What we know from the first round French Presidential election



With two insurgent parties passing on to the final round of the French presidential elections, Sunday’s first-round results bring illuminate the current polarisation of the French electorate. This is the first time that both mainstream parties, Republicans and Socialists, are not represented in the second round.

Self proclaimed centrist Emmanuel Macron and far-right candidate Marine Le Pen are competing face à face for the French presidency on May 7.

What defines both characters is their staunchly differing visions of national security in response to terrorism and France’s role in the European Union – and even the overall fate of the European project under a possible Le Pen presidency.

The breakdown

The voter turnout rate was 77.77% for the first round. The rate of abstention was 22.23% – a 1.71% increase from the first round of the 2012 presidential elections. Of the 37 million electors who voted, 1.78% casted a vote blanc (a blank vote for none of the above) – in denial of all candidates and the system.

Emmanuel Macron led the polls at 24%, followed by Marine Le Pen with close to three points behind at 21.3%. Following the two qualified presidential candidates came Les Republicains nominee François Fillon (20.0%), extreme socialist Jean-Luc Mélenchon (19.5%) and Benoit Hamon (6.36%) from President Francois Hollande’s Socialist Party.


Despite Le Pen gaining second place overall, she was less popular with overseas voters. According to the results of French voters outside Metropolitan France published by the interior minister, Macron was securely in the lead (40.4%), followed by François Fillon in second place (26.3%) and Jean-Luc Melenchon (15.8%). Marine Le Pen was ranked in fifth place with only 6.5% of total votes.

The French community in Australia followed suit with overwhelming support for Macron at 43% (3200 votes) while eight per cent (596) voted in favour of Le Pen.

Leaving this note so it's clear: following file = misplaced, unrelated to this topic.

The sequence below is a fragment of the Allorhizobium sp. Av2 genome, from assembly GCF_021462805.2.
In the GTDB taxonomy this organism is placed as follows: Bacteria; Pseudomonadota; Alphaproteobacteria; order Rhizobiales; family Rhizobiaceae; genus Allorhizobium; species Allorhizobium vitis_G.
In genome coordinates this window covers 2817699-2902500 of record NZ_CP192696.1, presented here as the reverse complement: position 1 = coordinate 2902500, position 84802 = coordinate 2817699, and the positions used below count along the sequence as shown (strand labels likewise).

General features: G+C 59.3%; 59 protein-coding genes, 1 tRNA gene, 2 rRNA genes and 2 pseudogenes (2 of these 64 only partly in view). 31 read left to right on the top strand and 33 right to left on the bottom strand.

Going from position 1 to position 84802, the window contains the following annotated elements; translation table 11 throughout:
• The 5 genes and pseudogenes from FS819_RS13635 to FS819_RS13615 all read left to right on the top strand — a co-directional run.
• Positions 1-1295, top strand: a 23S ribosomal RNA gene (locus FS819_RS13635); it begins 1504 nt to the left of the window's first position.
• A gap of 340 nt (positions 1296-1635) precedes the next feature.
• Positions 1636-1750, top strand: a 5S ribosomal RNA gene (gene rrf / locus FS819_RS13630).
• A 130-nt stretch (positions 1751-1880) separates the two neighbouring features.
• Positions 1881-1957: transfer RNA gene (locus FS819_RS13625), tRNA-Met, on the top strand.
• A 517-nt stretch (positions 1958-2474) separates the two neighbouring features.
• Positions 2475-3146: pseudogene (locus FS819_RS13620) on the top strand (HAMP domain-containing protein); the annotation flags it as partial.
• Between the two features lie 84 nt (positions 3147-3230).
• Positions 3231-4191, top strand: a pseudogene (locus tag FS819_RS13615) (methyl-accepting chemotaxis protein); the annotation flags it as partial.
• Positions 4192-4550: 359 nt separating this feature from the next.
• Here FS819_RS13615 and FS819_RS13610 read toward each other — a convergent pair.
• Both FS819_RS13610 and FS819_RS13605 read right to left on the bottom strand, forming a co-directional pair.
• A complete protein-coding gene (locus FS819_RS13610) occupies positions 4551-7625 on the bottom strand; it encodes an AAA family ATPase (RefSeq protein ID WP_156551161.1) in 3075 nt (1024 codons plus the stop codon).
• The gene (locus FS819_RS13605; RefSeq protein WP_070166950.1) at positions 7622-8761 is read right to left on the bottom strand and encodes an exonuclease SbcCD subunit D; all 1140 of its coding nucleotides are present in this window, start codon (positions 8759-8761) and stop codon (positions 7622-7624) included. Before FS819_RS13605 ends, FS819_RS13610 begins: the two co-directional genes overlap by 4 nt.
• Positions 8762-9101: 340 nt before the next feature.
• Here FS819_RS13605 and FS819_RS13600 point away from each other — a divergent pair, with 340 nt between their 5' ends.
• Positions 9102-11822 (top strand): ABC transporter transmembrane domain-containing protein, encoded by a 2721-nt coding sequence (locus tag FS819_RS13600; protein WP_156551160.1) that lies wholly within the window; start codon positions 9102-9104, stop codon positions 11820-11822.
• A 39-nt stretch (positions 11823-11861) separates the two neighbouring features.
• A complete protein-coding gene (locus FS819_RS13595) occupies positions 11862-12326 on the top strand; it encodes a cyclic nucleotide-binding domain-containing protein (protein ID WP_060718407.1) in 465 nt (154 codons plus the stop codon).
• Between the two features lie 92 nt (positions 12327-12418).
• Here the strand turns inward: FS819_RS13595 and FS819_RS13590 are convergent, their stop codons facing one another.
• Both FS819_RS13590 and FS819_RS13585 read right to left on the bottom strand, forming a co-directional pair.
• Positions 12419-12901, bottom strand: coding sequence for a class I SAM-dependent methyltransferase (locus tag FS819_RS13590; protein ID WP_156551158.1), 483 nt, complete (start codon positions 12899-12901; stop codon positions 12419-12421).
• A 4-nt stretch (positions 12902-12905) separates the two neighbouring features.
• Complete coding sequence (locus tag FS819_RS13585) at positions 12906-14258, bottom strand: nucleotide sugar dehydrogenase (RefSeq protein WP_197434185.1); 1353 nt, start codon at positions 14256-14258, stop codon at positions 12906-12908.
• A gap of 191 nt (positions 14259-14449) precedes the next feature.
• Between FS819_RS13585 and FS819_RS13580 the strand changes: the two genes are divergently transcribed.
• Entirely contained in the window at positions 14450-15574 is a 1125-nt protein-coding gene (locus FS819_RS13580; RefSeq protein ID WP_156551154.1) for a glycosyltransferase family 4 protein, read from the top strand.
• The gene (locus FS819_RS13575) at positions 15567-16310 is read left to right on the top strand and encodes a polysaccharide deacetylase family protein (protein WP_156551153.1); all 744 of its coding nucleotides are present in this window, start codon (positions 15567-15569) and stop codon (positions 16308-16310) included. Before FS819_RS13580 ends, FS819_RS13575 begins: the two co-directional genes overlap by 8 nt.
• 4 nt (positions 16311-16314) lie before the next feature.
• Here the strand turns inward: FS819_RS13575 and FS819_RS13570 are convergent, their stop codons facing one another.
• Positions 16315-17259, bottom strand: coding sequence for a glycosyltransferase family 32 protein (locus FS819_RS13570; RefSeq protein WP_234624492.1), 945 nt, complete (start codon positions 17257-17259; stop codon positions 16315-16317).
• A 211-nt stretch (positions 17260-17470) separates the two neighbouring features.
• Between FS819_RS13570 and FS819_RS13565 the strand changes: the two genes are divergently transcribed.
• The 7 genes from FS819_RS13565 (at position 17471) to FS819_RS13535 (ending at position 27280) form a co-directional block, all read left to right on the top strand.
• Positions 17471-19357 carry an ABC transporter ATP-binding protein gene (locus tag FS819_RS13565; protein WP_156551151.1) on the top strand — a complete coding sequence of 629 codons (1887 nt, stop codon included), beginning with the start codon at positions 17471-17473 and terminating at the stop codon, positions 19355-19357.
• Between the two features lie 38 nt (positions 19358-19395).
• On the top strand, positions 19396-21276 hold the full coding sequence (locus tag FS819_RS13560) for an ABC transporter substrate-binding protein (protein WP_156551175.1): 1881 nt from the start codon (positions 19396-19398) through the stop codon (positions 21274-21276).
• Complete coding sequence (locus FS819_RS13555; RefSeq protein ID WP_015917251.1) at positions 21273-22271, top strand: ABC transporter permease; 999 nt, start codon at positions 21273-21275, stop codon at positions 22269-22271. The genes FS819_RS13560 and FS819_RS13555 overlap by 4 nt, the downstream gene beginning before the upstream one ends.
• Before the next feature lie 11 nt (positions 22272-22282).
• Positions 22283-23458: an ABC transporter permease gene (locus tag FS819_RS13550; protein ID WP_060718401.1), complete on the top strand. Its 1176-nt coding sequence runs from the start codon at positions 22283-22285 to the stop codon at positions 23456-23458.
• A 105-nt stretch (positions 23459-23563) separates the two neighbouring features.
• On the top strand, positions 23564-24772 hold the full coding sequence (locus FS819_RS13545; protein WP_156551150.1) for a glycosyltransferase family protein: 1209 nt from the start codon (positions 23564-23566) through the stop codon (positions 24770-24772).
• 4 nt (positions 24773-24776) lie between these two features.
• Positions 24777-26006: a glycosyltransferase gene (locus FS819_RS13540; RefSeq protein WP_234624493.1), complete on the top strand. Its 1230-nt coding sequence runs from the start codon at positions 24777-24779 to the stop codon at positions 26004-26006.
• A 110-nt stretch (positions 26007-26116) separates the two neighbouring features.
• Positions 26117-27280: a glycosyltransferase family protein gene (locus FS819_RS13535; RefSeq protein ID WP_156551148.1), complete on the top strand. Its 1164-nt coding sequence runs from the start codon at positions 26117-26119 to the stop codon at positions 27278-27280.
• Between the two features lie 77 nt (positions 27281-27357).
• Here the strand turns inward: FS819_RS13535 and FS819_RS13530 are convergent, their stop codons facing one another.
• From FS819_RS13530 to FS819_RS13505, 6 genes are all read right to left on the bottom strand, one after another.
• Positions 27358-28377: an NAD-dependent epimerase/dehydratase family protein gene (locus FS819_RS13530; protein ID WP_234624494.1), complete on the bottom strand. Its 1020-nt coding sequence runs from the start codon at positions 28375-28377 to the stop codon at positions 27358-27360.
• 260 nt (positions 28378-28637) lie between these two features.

While Le Pen was unpopular with overseas voters, overall she received the highest ever-recorded score for her party Front National (FN) at the first round of elections. In 2007 FN received 10.4% of the vote, 17.9% in 2012, and 21.3% in 2017 – representing its steady rise in the last decade.

Meanwhile, Macron’s En Marche party was newly founded in April 2016, and still managed to win the most support in the first round – 8.6 million voters in 12 months.

Europe’s response

With the runoff of the election in less than two weeks, both candidates are competing for the remaining votes. Defeated republican and socialist candidates, François Fillon and Benoit Hamon encouraged their previous supporters to vote for Macron in hard defiance of Ms. Le Pen’s xenophobic policies.

“I assure you that extremism can only bring hardship and division to France. There is no other choice but to vote against the far right,” Fillon said.

European leaders gave their support to Macron including Spain’s foreign minister and Angela Merkel’s spokesman following Sunday’s results.

Spokesman Margaritas Schinas tweeted on behalf of the president of the European Commission, Jean-Claude Juncker – congratulating Macron on his result and wishing him luck for the final round


Like the outgoing Obama who supported Hillary Clinton, Hollande is now showing his support for Macron – believing that the alternative would drive France into divisiveness and chaos.

François Hollande has remained quiet on the presidential debate up to now, but broke his silence after Benoit Hamon’s defeat on Monday 24 April – saying he would vote for his former Economic minister, Emmanuel Macron.

According to an unidentified Front National supporter who was interviewed by the Guardian at Marine Le Pen’s address on Monday, patriotism over globalism is Le Pen’s competitive advantage. He says, “I think there will be a patriotic moment. The French don’t want globalism – the French are profoundly attached to their nation and we’re going to win.”

Since the unprecedented changes in the world order from Brexit to a Trump presidency – anything can still happen in the next 12 days.

Is the centrist party enough to surf over the populist wave in a politically disenchanted France? We can only hope that the French electorate makes a pragmatic and unified decision, as the future of France and Europe is counting on it.

Nicole graduated from the University of Sydney with a Bachelor of International and Global Studies in 2015. Nicole has worked at the French Trade Commission in Sydney as an Assistant Trade Advisor and is now studying her Master’s degree in Journalism.

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